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Rahat Fateh Ali Khan: gives sensational performance in Leeds

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Rahat Fatech Ali Khan gives sensational performance in Leeds

Rahat Fatech Ali Khan gives sensational performance in Leeds

The musically captivating voice of the world-renowned king of Qawwali and Sufi music - Rahat Fateh Ali Khan, enchanted almost 6,000 people at the First Direct Arena in Leeds on 30th August with a sensational performance.

The show, part of his ‘Back To Love’ tour, gave the audience a whole range of Bollywood songs, old and new heartfelt melodious tunes and some sensational Ustad Nusrat Fateh Ali Khan classics. This was his second visit to Yorkshire.

Speaking exclusively to the Asian Express newspaper he said: “Bringing the show two years running to this region and having the electrifying response from the audience is all that an artist like me could ever wish for, I’d like to thank them for their love and respect.”
The musical maestro’s infectious energy eventually saw people getoff their seats and dance in the aisles.

Though he wouldn’t disclose his ‘secret’ pre-performance energyboosting tricks, he said that he is deeply inspired by the vast numbers of young people in the UK attending his performances.

“I have tried my utmost to carry on my uncle’s (Ustad Nusrat Fateh Ali Khan) legacy - but with a twist – with my own style,” he said. “I challenge myself to reinvesting and reinventing in the beautiful qualities of Qawaali and Sufi music, with the desire that it strikes a chord with the audiences of today.

“Even though the depth and meaning of the lyrics may not be fully understood by some of the younger generation in the West, I see that they have a strong connection with this genre of music. I’m so excited being part of that.

“I thank Allah for putting me in the position where I am respected for my voice and what I do. I pray that I can continue to please my fans.”
This year’s Rahat show in Leeds was brought by Pasha Shisha - with whom Asian Express teamed up as a proud media partner.

Shabir Hussain, Pasha’s events co-ordinator said: “For us at Pasha, our desire to give people great entertainment was fulfilled. The feedback and comments that we’ve had have been amazing.

“After the event, he came to wind-down at Pasha on Leeds Road and we had the opportunity to show him our hospitality.”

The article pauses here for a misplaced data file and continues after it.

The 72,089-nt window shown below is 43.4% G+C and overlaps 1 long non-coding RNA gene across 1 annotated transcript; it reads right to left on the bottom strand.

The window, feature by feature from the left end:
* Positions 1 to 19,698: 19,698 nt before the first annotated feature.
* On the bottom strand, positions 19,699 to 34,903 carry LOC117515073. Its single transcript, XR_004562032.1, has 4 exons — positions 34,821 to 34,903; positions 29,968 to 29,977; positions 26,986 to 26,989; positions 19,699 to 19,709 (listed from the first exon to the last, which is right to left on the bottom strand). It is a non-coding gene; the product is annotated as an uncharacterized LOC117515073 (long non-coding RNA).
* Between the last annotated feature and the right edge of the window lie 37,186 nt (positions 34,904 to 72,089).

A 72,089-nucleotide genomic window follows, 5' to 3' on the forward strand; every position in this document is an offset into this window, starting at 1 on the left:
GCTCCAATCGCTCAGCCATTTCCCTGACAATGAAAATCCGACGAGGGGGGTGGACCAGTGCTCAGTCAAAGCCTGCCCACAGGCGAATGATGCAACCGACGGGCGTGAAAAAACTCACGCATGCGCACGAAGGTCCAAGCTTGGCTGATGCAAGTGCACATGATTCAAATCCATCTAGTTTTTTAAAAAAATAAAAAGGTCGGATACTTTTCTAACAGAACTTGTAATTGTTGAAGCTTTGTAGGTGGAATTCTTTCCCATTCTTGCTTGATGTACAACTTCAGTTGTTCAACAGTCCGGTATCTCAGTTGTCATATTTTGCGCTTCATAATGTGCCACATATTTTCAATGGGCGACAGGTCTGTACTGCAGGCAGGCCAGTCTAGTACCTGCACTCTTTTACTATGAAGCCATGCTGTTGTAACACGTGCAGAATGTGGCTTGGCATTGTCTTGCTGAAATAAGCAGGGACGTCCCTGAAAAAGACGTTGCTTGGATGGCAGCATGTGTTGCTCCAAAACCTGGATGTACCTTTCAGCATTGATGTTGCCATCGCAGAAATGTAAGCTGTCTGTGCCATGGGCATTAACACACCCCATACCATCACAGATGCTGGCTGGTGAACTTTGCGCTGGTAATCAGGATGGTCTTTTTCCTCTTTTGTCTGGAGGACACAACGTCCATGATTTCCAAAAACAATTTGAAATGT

Mr Hussain confirmed that all profits of the show will be going to the Penny Appeal charity, which will be helping innocent Palestinians in Gaza.
Rahat’s management PME World, confirmed that they would return to bring another show to Leeds in 2016.

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Shaan: If Yo Yo Honey Singh can sing, then anyone can

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Shaan singer

Shaan: "If Yo Yo Honey Singh can sing, then anyone can"

He may have swayed us with his mesmerising tone over the years, sung an array of chartbusters for several Bollywood hit films like ‘Dil Chahta Hai’, ‘Kal Ho Naa Ho’, ‘Jab We Met’, ‘Don’ etc etc etc. He may have lent his vocals for leading men of Bollywood from Shah Rukh Khan to Salman Khan to Aamir Khan to Hrithik Roshan and others, yet the very versatile singer Shaan is displeased with the ongoing trend.

He recently spoke about the current sensation Yo Yo Honey Singh, how music has lost its essence, how singers now succumb to doing only item numbers, why people are crazy behind party anthems and much more.

Being a singer was considered an elite thing back then, what do you have to say about the current scenario with so many songsters flooding in the industry?

SHAAN: Unless you can do something incredible with your voice you are just among millions who are singing today with their antics. Going back to the golden era is always going to be great and the voice is also genuine. I was probably among the last generation of singers whose voice is not being pitched. But even that changed from 2004-2005. Now even my voice is being pitched wherever I sing.